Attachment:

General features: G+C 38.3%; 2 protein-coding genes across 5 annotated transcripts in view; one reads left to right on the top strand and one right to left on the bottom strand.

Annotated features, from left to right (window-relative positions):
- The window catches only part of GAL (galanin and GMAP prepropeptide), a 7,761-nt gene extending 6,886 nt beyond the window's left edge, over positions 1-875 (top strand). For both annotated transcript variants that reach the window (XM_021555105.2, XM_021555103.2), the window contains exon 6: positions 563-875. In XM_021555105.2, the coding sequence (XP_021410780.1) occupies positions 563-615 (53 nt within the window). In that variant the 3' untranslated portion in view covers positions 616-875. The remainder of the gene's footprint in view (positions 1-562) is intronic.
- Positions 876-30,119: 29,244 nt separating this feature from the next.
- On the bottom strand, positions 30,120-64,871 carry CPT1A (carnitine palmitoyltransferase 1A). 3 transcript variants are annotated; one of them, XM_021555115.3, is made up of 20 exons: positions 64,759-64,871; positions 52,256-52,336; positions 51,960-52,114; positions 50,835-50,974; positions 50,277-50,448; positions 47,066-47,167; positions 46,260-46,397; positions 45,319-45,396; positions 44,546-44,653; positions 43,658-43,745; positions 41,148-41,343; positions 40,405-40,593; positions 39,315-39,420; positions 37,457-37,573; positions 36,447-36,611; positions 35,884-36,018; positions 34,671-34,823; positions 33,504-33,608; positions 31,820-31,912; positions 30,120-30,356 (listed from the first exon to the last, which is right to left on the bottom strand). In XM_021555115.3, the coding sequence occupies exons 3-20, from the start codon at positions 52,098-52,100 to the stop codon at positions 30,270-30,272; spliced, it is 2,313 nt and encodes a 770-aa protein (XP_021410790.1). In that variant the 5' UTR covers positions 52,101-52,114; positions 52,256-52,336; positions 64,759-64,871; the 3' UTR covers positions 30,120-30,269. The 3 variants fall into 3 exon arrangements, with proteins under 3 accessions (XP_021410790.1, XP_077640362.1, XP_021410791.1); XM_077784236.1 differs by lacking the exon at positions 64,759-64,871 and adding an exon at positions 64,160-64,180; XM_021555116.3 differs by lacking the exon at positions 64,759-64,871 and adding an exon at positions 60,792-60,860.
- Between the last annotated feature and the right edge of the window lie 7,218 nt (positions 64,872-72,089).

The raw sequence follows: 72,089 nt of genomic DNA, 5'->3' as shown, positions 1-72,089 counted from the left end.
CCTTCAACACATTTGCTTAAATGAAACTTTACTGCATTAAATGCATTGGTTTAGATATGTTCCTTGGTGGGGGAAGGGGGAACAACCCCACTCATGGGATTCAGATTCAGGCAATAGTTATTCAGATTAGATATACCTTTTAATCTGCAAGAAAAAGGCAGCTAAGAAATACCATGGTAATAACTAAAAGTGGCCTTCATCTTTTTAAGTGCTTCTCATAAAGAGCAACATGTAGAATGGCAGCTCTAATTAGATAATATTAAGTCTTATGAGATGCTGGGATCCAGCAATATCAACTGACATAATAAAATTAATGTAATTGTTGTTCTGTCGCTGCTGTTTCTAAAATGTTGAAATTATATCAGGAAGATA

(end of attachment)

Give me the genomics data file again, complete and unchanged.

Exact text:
General features: G+C 38.3%; 2 protein-coding genes across 5 annotated transcripts in view; one reads left to right on the top strand and one right to left on the bottom strand.

Annotated features, from left to right (window-relative positions):
- The window catches only part of GAL (galanin and GMAP prepropeptide), a 7,761-nt gene extending 6,886 nt beyond the window's left edge, over positions 1-875 (top strand). For both annotated transcript variants that reach the window (XM_021555105.2, XM_021555103.2), the window contains exon 6: positions 563-875. In XM_021555105.2, the coding sequence (XP_021410780.1) occupies positions 563-615 (53 nt within the window). In that variant the 3' untranslated portion in view covers positions 616-875. The remainder of the gene's footprint in view (positions 1-562) is intronic.
- Positions 876-30,119: 29,244 nt separating this feature from the next.
- On the bottom strand, positions 30,120-64,871 carry CPT1A (carnitine palmitoyltransferase 1A). 3 transcript variants are annotated; one of them, XM_021555115.3, is made up of 20 exons: positions 64,759-64,871; positions 52,256-52,336; positions 51,960-52,114; positions 50,835-50,974; positions 50,277-50,448; positions 47,066-47,167; positions 46,260-46,397; positions 45,319-45,396; positions 44,546-44,653; positions 43,658-43,745; positions 41,148-41,343; positions 40,405-40,593; positions 39,315-39,420; positions 37,457-37,573; positions 36,447-36,611; positions 35,884-36,018; positions 34,671-34,823; positions 33,504-33,608; positions 31,820-31,912; positions 30,120-30,356 (listed from the first exon to the last, which is right to left on the bottom strand). In XM_021555115.3, the coding sequence occupies exons 3-20, from the start codon at positions 52,098-52,100 to the stop codon at positions 30,270-30,272; spliced, it is 2,313 nt and encodes a 770-aa protein (XP_021410790.1). In that variant the 5' UTR covers positions 52,101-52,114; positions 52,256-52,336; positions 64,759-64,871; the 3' UTR covers positions 30,120-30,269. The 3 variants fall into 3 exon arrangements, with proteins under 3 accessions (XP_021410790.1, XP_077640362.1, XP_021410791.1); XM_077784236.1 differs by lacking the exon at positions 64,759-64,871 and adding an exon at positions 64,160-64,180; XM_021555116.3 differs by lacking the exon at positions 64,759-64,871 and adding an exon at positions 60,792-60,860.
- Between the last annotated feature and the right edge of the window lie 7,218 nt (positions 64,872-72,089).

The raw sequence follows: 72,089 nt of genomic DNA, 5'->3' as shown, positions 1-72,089 counted from the left end.
CCTTCAACACATTTGCTTAAATGAAACTTTACTGCATTAAATGCATTGGTTTAGATATGTTCCTTGGTGGGGGAAGGGGGAACAACCCCACTCATGGGATTCAGATTCAGGCAATAGTTATTCAGATTAGATATACCTTTTAATCTGCAAGAAAAAGGCAGCTAAGAAATACCATGGTAATAACTAAAAGTGGCCTTCATCTTTTTAAGTGCTTCTCATAAAGAGCAACATGTAGAATGGCAGCTCTAATTAGATAATATTAAGTCTTATGAGATGCTGGGATCCAGCAATATCAACTGACATAATAAAATTAATGTAATTGTTGTTCTGTCGCTGCTGTTTCTAAAATGTTGAAATTATATCAGGAAGATA